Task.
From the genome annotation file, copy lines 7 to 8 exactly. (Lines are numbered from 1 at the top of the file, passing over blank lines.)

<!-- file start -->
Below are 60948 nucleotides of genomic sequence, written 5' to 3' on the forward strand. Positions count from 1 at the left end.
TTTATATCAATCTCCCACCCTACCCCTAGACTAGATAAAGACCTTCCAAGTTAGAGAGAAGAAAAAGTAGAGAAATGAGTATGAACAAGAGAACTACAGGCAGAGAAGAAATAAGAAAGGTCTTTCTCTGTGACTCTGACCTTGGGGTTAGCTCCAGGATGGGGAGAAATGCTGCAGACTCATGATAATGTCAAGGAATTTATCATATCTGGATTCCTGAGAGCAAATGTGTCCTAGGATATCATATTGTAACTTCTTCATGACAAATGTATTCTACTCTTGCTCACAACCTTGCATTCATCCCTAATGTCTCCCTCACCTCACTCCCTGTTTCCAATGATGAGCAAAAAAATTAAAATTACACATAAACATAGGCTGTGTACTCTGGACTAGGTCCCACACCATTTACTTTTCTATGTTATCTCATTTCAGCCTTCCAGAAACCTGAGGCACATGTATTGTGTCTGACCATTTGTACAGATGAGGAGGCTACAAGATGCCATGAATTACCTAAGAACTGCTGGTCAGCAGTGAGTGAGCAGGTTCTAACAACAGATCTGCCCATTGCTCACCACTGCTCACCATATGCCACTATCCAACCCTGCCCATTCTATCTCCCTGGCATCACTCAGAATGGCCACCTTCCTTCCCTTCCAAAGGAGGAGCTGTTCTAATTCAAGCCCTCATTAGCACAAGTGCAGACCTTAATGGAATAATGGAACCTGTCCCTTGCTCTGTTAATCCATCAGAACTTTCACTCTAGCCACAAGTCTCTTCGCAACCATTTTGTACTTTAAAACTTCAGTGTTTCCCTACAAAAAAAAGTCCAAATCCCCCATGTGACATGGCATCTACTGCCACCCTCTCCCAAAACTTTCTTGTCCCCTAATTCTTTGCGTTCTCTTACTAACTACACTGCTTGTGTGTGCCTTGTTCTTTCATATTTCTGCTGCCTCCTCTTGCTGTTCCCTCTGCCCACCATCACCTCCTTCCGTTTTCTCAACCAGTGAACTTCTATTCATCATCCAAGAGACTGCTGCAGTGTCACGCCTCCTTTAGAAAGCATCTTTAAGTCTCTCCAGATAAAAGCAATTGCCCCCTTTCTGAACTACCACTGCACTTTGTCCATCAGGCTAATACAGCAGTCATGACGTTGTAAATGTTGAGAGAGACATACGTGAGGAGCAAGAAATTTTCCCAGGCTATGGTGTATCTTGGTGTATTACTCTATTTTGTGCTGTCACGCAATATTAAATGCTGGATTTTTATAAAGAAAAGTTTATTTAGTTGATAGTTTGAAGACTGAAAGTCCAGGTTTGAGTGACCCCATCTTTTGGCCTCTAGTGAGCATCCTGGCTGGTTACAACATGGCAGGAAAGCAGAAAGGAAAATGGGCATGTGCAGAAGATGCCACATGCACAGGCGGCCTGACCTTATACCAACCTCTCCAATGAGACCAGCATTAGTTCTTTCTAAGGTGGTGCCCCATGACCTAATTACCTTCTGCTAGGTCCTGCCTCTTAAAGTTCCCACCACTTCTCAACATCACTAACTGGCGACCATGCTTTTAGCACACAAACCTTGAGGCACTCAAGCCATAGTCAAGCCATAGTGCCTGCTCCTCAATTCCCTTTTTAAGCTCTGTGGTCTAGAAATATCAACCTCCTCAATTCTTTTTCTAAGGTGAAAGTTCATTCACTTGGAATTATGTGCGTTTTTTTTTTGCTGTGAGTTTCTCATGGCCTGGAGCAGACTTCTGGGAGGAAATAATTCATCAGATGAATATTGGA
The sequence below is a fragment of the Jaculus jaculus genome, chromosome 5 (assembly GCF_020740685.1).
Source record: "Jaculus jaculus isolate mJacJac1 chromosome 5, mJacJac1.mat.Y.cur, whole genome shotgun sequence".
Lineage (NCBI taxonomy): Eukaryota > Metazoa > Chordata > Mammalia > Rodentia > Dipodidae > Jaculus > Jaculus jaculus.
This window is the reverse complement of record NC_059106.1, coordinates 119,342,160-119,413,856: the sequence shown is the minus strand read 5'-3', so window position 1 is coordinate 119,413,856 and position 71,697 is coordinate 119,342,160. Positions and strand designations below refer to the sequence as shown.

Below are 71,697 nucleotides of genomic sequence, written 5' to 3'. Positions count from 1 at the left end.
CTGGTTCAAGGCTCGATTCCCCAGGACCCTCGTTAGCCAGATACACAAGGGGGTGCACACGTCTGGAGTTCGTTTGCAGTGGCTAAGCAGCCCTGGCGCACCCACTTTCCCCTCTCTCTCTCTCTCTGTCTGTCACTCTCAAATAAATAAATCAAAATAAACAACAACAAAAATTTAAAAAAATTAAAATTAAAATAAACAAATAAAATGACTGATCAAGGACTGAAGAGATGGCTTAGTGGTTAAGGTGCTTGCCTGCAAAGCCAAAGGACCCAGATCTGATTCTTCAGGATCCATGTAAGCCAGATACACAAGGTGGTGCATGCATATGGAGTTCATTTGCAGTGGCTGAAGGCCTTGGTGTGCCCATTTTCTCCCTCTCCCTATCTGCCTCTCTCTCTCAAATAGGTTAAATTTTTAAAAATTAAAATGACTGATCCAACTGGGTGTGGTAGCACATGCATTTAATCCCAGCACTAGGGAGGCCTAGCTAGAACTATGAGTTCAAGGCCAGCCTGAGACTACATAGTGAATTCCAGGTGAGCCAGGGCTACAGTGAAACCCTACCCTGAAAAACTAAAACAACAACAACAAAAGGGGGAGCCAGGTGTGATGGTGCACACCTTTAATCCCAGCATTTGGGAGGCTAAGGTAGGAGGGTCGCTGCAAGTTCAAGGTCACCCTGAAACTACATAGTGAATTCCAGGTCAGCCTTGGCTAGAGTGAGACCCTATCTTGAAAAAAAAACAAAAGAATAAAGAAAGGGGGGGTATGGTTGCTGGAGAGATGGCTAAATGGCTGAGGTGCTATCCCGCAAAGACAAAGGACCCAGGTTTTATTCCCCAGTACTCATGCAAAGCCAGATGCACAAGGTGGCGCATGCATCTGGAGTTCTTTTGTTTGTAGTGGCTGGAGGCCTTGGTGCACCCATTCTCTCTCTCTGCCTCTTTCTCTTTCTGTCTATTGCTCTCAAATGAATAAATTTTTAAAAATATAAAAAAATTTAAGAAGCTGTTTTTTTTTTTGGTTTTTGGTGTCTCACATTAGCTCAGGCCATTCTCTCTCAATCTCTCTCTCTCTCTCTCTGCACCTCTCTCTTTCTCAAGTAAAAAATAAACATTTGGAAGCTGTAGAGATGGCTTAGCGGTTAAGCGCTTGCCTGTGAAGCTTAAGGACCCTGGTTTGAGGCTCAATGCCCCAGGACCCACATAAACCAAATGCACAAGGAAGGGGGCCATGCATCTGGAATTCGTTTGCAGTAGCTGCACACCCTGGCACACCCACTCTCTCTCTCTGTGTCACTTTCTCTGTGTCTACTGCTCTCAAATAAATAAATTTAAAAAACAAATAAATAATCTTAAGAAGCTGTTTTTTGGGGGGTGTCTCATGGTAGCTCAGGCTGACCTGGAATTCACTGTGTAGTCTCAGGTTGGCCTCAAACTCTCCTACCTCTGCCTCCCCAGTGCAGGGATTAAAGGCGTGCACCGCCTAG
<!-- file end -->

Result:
Below are 71,697 nucleotides of genomic sequence, written 5' to 3'. Positions count from 1 at the left end.
CTGGTTCAAGGCTCGATTCCCCAGGACCCTCGTTAGCCAGATACACAAGGGGGTGCACACGTCTGGAGTTCGTTTGCAGTGGCTAAGCAGCCCTGGCGCACCCACTTTCCCCTCTCTCTCTCTCTCTGTCTGTCACTCTCAAATAAATAAATCAAAATAAACAACAACAAAAATTTAAAAAAATTAAAATTAAAATAAACAAATAAAATGACTGATCAAGGACTGAAGAGATGGCTTAGTGGTTAAGGTGCTTGCCTGCAAAGCCAAAGGACCCAGATCTGATTCTTCAGGATCCATGTAAGCCAGATACACAAGGTGGTGCATGCATATGGAGTTCATTTGCAGTGGCTGAAGGCCTTGGTGTGCCCATTTTCTCCCTCTCCCTATCTGCCTCTCTCTCTCAAATAGGTTAAATTTTTAAAAATTAAAATGACTGATCCAACTGGGTGTGGTAGCACATGCATTTAATCCCAGCACTAGGGAGGCCTAGCTAGAACTATGAGTTCAAGGCCAGCCTGAGACTACATAGTGAATTCCAGGTGAGCCAGGGCTACAGTGAAACCCTACCCTGAAAAACTAAAACAACAACAACAAAAGGGGGAGCCAGGTGTGATGGTGCACACCTTTAATCCCAGCATTTGGGAGGCTAAGGTAGGAGGGTCGCTGCAAGTTCAAGGTCACCCTGAAACTACATAGTGAATTCCAGGTCAGCCTTGGCTAGAGTGAGACCCTATCTTGAAAAAAAAACAAAAGAATAAAGAAAGGGGGGGTATGGTTGCTGGAGAGATGGCTAAATGGCTGAGGTGCTATCCCGCAAAGACAAAGGACCCAGGTTTTATTCCCCAGTACTCATGCAAAGCCAGATGCACAAGGTGGCGCATGCATCTGGAGTTCTTTTGTTTGTAGTGGCTGGAGGCCTTGGTGCACCCATTCTCTCTCTCTGCCTCTTTCTCTTTCTGTCTATTGCTCTCAAATGAATAAATTTTTAAAAATATAAAAAAATTTAAGAAGCTGTTTTTTTTTTTGGTTTTTGGTGTCTCACATTAGCTCAGGCCATTCTCTCTCAATCTCTCTCTCTCTCTCTCTGCACCTCTCTCTTTCTCAAGTAAAAAATAAACATTTGGAAGCTGTAGAGATGGCTTAGCGGTTAAGCGCTTGCCTGTGAAGCTTAAGGACCCTGGTTTGAGGCTCAATGCCCCAGGACCCACATAAACCAAATGCACAAGGAAGGGGGCCATGCATCTGGAATTCGTTTGCAGTAGCTGCACACCCTGGCACACCCACTCTCTCTCTCTGTGTCACTTTCTCTGTGTCTACTGCTCTCAAATAAATAAATTTAAAAAACAAATAAATAATCTTAAGAAGCTGTTTTTTGGGGGGTGTCTCATGGTAGCTCAGGCTGACCTGGAATTCACTGTGTAGTCTCAGGTTGGCCTCAAACTCTCCTACCTCTGCCTCCCCAGTGCAGGGATTAAAGGCGTGCACCGCCTAG